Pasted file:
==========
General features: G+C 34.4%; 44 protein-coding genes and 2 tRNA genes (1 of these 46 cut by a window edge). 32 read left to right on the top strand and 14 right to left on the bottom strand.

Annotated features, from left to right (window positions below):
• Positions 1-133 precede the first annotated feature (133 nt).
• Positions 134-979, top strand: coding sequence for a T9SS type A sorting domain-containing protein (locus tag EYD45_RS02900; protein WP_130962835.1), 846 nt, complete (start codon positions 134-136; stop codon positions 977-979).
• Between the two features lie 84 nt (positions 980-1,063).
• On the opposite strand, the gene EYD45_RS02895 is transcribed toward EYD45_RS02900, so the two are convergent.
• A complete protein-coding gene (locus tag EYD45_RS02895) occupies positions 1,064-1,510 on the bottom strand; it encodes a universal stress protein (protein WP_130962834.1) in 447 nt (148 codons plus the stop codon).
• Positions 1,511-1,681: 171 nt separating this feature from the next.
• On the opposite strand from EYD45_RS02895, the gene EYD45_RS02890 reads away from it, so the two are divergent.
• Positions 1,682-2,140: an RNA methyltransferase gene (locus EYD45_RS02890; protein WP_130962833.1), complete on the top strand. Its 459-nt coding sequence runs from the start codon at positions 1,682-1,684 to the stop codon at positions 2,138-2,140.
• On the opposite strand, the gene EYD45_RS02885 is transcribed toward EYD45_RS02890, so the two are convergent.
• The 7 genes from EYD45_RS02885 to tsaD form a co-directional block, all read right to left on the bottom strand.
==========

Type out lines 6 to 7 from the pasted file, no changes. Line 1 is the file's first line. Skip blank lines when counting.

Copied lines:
• On the opposite strand, the gene EYD45_RS02895 is transcribed toward EYD45_RS02900, so the two are convergent.
• A complete protein-coding gene (locus tag EYD45_RS02895) occupies positions 1,064-1,510 on the bottom strand; it encodes a universal stress protein (protein WP_130962834.1) in 447 nt (148 codons plus the stop codon).